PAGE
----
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PLoS One. 2014 Jan 31;9(1):e87298. doi: 10.1371/journal.pone.0087298. eCollection 2014.

Concomitant socioeconomic, behavioral, and biological factors associated with the disproportionate HIV infection burden among Black men who have sex with men in 6 U.S. cities.

Author information

1
The Fenway Institute of Fenway Health and the Infectious Disease Division of Beth Israel Deaconess Medical Center and Harvard Medical School, Boston, Massachusetts, United States of America.
2
Vaccine and infectious Disease Division, Fred Hutchinson Cancer Research Center, Seattle, Washington, United States of America.
3
Laboratory of Infectious Disease Prevention, New York Blood Center, New York, New York, United States of America.
4
Department of Medicine, Harlem Hospital and Columbia University, New York, New York, United States of America.
5
The Department of Epidemiology and Biostatistics, George Washington University, Washington, DC, United States of America.
6
Department of Global Health and Emory Center for AIDS Research, Emory University Rollins School of Public Health, Atlanta, Georgia, United States of America ; HIV Research Section San Francisco Department of Health, San Francisco, California, United States of America.
7
HIV Research Section San Francisco Department of Health, San Francisco, California, United States of America.
8
Department of Human Development, Binghamton University, Binghamton, New York, United States of America.
9
Department of Pathology, Johns Hopkins University School of Medicine, Baltimore, Maryland, United States of America.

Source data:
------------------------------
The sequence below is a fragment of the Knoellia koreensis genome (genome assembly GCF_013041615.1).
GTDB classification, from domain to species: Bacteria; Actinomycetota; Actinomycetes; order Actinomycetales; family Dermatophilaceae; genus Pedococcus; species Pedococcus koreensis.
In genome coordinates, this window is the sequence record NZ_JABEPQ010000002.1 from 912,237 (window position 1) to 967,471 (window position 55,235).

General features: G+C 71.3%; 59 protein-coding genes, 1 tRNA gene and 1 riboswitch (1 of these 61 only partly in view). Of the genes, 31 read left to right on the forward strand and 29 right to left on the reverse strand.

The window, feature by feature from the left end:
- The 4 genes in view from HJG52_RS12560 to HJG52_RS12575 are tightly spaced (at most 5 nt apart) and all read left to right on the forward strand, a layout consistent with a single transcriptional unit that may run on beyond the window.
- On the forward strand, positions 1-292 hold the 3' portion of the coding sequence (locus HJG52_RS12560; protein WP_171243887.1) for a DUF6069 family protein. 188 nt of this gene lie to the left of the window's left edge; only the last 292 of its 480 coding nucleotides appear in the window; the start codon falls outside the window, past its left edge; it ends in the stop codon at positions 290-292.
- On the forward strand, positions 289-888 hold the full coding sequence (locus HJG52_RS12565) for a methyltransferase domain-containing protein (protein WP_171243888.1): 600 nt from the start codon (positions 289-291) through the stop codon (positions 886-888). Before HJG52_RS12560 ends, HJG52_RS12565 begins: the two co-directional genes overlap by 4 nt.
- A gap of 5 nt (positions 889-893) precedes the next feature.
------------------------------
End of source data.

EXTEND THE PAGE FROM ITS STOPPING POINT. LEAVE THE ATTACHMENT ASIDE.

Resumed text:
10
Department of Medicine, Johns Hopkins University School of Medicine, Baltimore, Maryland, United States of America.
11
FHI 360, Durham, North Carolina, United States of America.
12
School of Social Work, Loyola University Chicago, Chicago, Illinois, United States of America.

Abstract

BACKGROUND:

American Black men who have sex with men (MSM) are disproportionately affected by HIV, but the factors associated with this concentrated epidemic are not fully understood.

METHODS:

Black MSM were enrolled in 6 US cities to evaluate a multi-component prevention intervention, with the current analysis focusing on the correlates of being newly diagnosed with HIV compared to being HIV-uninfected or previously diagnosed with HIV.

RESULTS:

HPTN 061 enrolled 1553 Black MSM whose median age was 40; 30% self-identified exclusively as gay or homosexual, 29% exclusively as bisexual, and 3% as transgender. About 1/6(th) (16.2%) were previously diagnosed with HIV (PD); of 1263 participants without a prior HIV diagnosis 7.6% were newly diagnosed (ND). Compared to PD, ND Black MSM were younger (p<0.001); less likely to be living with a primary partner (p<0.001); more likely to be diagnosed with syphilis (p<0.001), rectal gonorrhea (p = 0.011) or chlamydia (p = 0.020). Compared to HIV-uninfected Black MSM, ND were more likely to report unprotected receptive anal intercourse (URAI) with a male partner in the last 6 months (p<0.001); and to be diagnosed with syphilis (p<0.001), rectal gonorrhea (p = 0.004), and urethral (p = 0.025) or rectal chlamydia (p<0.001). They were less likely to report female (p = 0.002) or transgender partners (p = 0.018). Multivariate logistic regression analyses found that ND Black MSM were significantly more likely than HIV-uninfected peers to be unemployed; have STIs, and engage in URAI. Almost half the men in each group were poor, had depressive symptoms, and expressed internalized homophobia.

CONCLUSIONS:

ND HIV-infected Black MSM were more likely to be unemployed, have bacterial STIs and engage in URAI than other Black MSM. Culturally-tailored programs that address economic disenfranchisement, increase engagement in care, screen for STIs, in conjunction with safer sex prevention interventions, may help to decrease further transmission in this heavily affected community.

PMID:
24498067
PMCID:
PMC3909083
DOI:
10.1371/journal.pone.0087298
[Indexed for MEDLINE]
Free PMC Article

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